Today marks the first day on the bench for Justice Elena Kagan, the Supreme Court’s junior justice. Kagan replaces Justice John Paul Stevens, who was one of the longest-serving justices in American history, sitting on the Court since Gerald Ford appointed him in 1975. Legal experts will be watching carefully, as it’s been decades since someone has ascended to the High Court with so many questions regarding her views.

People sometimes point to Justice David Souter and a similar black box, who was appointed to the Supreme Court after being a judge on the First Circuit federal appeals court for only a few months. But that’s not accurate, as Souter had served as a justice on the New Hampshire Supreme Court for seven years prior to his federal appointment, and served as a lower-court judge before that.

You have to go back to the appointment of William Rehnquist, who was nominated for SCOTUS in 1971 (confirmed in January 1972), to find someone appointed to our highest court with no judicial experience. At age 47, Rehnquist was head of the Office of Legal Counsel, one of the two elite legal teams in the U.S. government. The head of OLC is the top legal adviser to the president and the attorney general, and Rehnquist was considered nothing short of brilliant as a legal scholar.

Rehnquist’s appointment was the foreseeable result from the outset of his extremely-promising career. He earned his undergrad from Stanford, two master’s degrees from Stanford and Harvard, and a law degree from Stanford. Rehnquist then clerked for Justice Robert Jackson on the Supreme Court.

Justice Kagan’s career parallels Rehnquist’s in many ways. She received her undergraduate degree from Princeton, then a master’s degree from Oxford, then her law degree from Harvard, where she was a law review editor. She clerked for a judge on the U.S. Court of Appeals for the D.C. Circuit (the most prestigious federal appellate court), and then Justice Thurgood Marshall on the Supreme Court. Years later, she served as the head of the Office of the Solicitor General, which is the other elite legal team for the federal government. And Kagan was sworn in at the Supreme Court at age 50.

Although there are differences between their careers—Rehnquist had a career practicing law while Kagan worked in academia—both of these individuals had careers where a knowledgeable observer would say, “I wouldn’t be surprised if that person ends up on the Supreme Court.” Both were active in politics in a way that brought them to the attention of a president—being brilliant lawyers who were also loyal members of their respective political parties, and both would stand out as having a judicial philosophy that would move the Court in a particular direction. (President Nixon wanted a reliable conservative vote, and President Obama wants a reliable liberal vote.)

The biggest question outstanding about Justice Kagan is how far to the left she will be on the Court. She’s well-spoken and pleasant, and her carefully-chosen words made her sound like something of a moderate liberal. However, her pedigree is that of a very liberal legal thinker, possibly even to the left of Justice Stevens, whom she replaces.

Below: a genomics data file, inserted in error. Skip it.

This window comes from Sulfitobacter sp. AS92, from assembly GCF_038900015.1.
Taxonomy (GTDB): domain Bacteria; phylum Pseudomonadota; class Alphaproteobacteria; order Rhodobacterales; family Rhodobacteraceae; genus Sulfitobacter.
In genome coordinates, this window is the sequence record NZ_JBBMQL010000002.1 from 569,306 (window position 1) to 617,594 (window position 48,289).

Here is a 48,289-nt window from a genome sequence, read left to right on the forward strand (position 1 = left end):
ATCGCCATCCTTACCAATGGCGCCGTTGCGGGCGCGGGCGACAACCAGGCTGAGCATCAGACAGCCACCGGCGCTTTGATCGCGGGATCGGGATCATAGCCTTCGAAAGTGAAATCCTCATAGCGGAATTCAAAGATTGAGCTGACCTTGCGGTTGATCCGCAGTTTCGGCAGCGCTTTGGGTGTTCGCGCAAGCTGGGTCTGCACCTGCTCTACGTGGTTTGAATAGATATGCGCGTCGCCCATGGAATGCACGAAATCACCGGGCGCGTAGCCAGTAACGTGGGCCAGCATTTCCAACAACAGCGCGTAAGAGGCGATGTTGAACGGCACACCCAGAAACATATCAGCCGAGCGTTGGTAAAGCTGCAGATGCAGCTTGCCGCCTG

It’s usually impossible to tell from the questions someone asks during oral arguments which way a justice will vote on a case. (Last year Justices Kennedy and Sotomayor both asked questions that led me at the time to think they were going to vote a particular way on a case, but ended up going the other way.) So we’re probably not going to know until early next year what kind of jurist Elena Kagan truly is.

But we’ll find out. There are cases before the Court this year involving religious liberty, immigration, free speech, and a host of other hot-button issues.

In her most recent job, many of those cases were in the office of Solicitor General Kagan before she went to the Court. Many will argue that she should recuse herself from all of these cases. But federal law only requires recusal in limited circumstances (such as if the judge has a financial stake in the case), so it will ultimately be Justice Kagan’s choice.

President Obama is taking a chance by appointing a justice who could spend much of her first year on the sidelines. It could result in a number of 4−4 ties, in which case the lower-court decisions stand. One reason Obama may be doing this is that the huge cases involving his agenda—such as those involving Obamacare and same-sex marriage—won’t get to the Court for at least another year, and Kagan will be fully in the game by that time. The other is that Obama’s looking toward the long-term, and is willing to lose a fight or two this year for the sake of willing maybe dozens of fights over the coming decades.

If she does recuse herself from these controversial cases, it might be a year before we have a clear picture of her. But if she decides to sit on those cases there’s nothing anyone can do to force her off, and we’d get our picture of her much sooner.

Either way, though, America will find out what we have in our newest justice. Elena Kagan was appointed to the Supreme Court while still young enough that she could conceivably serve for thirty or forty years. So one way or another, a new era begins today.

Ken Klukowski is the correspondent for Townhall.com at the U.S. Supreme Court, and is a fellow and senior legal analyst with the American Civil Rights Union. He is co-author of the national bestseller The Blueprint: Obama’s Plan to Subvert the Constitution and Build an Imperial Presidency.

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